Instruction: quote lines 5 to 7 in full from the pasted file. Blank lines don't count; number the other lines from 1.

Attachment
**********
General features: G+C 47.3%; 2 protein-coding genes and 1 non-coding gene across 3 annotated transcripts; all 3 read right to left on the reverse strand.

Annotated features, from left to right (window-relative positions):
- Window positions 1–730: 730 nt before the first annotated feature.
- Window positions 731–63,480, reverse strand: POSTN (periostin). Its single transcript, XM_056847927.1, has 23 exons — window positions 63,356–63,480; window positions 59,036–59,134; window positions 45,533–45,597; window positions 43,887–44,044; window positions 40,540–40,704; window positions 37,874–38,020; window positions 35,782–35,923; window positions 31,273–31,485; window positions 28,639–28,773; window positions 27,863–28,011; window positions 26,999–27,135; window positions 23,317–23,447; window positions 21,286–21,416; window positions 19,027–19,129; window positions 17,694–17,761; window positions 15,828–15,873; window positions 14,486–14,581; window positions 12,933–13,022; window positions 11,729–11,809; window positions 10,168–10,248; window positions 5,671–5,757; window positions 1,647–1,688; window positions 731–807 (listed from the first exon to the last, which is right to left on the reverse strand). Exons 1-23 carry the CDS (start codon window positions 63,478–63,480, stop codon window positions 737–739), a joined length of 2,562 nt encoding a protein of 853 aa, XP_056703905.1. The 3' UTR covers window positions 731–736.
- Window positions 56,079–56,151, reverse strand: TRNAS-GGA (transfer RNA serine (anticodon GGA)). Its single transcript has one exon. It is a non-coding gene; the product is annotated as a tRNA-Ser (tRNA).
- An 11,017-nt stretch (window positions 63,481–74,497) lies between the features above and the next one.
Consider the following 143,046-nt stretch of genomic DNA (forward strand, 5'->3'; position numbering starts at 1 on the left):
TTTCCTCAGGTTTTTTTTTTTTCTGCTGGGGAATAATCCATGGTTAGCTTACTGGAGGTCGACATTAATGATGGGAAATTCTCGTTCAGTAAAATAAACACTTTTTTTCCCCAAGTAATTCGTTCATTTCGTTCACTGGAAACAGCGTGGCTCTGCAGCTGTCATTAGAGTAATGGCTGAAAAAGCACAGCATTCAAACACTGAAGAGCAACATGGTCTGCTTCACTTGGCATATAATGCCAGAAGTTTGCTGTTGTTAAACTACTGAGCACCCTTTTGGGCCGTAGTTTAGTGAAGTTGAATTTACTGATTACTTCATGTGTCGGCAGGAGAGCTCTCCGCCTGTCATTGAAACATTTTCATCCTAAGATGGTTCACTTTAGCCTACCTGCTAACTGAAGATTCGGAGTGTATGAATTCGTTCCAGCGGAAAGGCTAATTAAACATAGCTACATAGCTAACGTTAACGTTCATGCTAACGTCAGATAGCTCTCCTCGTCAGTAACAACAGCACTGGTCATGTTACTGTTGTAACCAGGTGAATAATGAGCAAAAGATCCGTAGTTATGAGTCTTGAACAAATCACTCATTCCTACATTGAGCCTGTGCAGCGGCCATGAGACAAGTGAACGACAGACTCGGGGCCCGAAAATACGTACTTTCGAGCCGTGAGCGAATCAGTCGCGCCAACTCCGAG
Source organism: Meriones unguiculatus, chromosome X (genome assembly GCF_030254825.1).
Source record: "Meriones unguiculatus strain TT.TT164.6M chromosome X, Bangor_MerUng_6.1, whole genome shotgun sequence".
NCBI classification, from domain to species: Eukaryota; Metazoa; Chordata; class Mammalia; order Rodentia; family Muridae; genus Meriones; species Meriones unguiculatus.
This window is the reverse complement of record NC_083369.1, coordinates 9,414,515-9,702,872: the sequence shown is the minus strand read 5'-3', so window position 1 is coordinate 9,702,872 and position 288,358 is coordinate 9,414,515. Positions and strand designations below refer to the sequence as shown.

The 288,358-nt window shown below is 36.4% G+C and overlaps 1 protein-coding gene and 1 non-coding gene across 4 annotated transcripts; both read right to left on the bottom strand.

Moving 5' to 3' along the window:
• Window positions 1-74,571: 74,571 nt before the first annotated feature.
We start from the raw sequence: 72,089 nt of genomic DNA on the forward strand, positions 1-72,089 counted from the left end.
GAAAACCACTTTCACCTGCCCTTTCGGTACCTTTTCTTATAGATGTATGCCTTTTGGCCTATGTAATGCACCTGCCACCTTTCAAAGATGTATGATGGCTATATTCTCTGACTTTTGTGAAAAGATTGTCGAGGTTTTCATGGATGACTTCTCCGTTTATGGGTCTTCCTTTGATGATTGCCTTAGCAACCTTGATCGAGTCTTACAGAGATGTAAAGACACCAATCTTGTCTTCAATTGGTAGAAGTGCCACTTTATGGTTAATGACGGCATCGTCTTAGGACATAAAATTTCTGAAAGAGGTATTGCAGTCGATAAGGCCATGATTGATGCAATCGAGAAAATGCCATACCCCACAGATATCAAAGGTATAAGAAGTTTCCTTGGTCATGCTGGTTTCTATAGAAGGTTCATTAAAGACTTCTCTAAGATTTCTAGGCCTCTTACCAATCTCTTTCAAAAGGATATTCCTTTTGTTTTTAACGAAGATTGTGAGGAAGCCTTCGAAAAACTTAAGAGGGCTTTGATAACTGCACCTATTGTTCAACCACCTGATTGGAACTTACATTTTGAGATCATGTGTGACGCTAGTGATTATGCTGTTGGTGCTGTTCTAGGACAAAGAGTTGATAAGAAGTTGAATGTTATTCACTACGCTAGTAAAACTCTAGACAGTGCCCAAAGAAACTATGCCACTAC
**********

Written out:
- Window positions 56,079–56,151, reverse strand: TRNAS-GGA (transfer RNA serine (anticodon GGA)). Its single transcript has one exon. It is a non-coding gene; the product is annotated as a tRNA-Ser (tRNA).
- An 11,017-nt stretch (window positions 63,481–74,497) lies between the features above and the next one.
Consider the following 143,046-nt stretch of genomic DNA (forward strand, 5'->3'; position numbering starts at 1 on the left):